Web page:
Wednesday, April 9, 2014

Book Review: Underground Railroad

Underground Railroad, Division of Publications, National Park Service, U.S. Department of the Interior, Washington, D.C., 1998.

This book is produced by the National Park Service at the request of congress.  It is a book which tells the story of the Underground Railroad, and not so much as to where or what building were involved.  Because accurate records were generally not kept on purpose, as they could be incriminating, many of the stories have basis in fact, but also tend to myth. 
This book gives the best history of slavery I have come across.  450,000 Africans were sold into slavery in the United States.  This was due mostly to the need for labor and slaves worked in agriculture, mining and other businesses.  The journey from Africa could be hazardous.  Slaves were generally transported in the hold, with a roof between four and two feet.  They were very crowded, and often feet and heads over lapped.  There was no facility for using the restroom, and so the slaves had to lie in their own filth.  It is said that you could tell a slave ship was coming by the smell, before you could see it.  The mortality rate was always over 10 percent, and sometimes much higher.  It is estimated several million African died being shipped to the Americas (both North and South). 
Slavery was practiced in all the original thirteen colonies.  However all of the Northern States eventually did away with slavery.  By 1860 only 15 states allowed the practice of slavery.  In this year there were almost 4 million slaves in the United States.  There were 488,000 free blacks.  These were from self-purchase, children of freed blacks, and because in the North many owners had freed their slaves as laws with regards to slavery changed.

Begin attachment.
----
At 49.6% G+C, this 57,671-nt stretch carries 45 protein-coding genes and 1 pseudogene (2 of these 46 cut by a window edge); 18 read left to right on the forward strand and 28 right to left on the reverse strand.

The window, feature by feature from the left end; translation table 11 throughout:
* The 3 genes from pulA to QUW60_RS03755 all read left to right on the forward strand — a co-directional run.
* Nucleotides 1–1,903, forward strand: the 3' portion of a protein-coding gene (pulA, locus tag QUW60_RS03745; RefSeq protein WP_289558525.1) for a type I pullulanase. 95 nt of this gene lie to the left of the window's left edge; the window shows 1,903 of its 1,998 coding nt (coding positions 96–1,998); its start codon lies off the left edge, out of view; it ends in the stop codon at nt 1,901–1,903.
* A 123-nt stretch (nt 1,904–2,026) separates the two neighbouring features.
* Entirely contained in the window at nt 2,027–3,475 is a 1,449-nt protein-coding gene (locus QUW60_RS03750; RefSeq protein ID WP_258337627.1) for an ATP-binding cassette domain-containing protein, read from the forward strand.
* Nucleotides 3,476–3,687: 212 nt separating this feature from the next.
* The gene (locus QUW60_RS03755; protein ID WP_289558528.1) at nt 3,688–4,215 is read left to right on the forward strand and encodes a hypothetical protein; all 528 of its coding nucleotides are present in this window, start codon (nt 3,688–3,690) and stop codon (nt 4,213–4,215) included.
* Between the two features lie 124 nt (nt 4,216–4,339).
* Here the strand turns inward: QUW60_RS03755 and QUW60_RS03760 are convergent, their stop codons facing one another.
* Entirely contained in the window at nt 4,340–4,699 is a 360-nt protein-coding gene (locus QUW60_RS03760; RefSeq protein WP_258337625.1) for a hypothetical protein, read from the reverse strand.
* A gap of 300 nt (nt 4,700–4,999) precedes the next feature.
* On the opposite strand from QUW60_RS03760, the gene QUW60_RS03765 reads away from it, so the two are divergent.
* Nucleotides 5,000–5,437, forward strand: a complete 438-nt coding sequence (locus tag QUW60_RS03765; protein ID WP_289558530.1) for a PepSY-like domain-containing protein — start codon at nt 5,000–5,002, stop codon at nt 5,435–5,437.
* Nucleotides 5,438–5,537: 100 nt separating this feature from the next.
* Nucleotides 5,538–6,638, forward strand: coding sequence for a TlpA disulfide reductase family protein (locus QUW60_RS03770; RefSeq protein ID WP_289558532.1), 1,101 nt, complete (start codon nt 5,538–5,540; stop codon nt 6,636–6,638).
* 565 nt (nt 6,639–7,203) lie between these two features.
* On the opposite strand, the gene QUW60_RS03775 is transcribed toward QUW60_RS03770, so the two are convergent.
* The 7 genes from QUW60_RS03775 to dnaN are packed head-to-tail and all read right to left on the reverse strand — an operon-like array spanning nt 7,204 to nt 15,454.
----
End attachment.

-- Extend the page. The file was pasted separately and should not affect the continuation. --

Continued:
In the South, it was difficult for a slave family to remain intact.  The statement, “sold down the river” referred to the process of the slave trade, where the more northern Southern states were used for breeding, and then the slaves were sold south to the cotton fields or other needs.
The Underground Railroad was active from when the first slave tried to escape.  For the most part this was a way to refer to those helping escaped slaves.  They used railroad terms, but in no way ran an actual railroad.  Terms used included conductors (those who helped the fleeing slaves), stations (homes where they could layover), routes, cargoes (fleeing slave), packages and passengers.  The word underground refers to the clandestine nature of the help, not to an actual tunnel.  The goal for most fleeing slaves was Canada.  This is because in 1830s the British Empire had outlawed slavery, and British courts had ruled there was no requirement to return slaves.  Other destination might include Europe, Mexico, the West, and the Caribbean.  There are many daring tales of escape.  This include shipping yourself in a box, the wife of a husband and wife pair dressing her as a Southern master and traveling in disguise.  There are also many heroes of the Underground railroad, including Blacks and Whites.  Frederick Douglas was an outgoing spokesman, as well as a station master.  Some cities were known for their efforts in this regard, including Oberlin and Ripley, Ohio, Washington D.C. and other communities. 
After the passage of the Fugitive Slave Act in 1850,  even free Blacks were kidnapped and taken south.  There were groups formed to keep an eye on slave-hunters.
This book is very concise and very informative.  I enjoyed it greatly.

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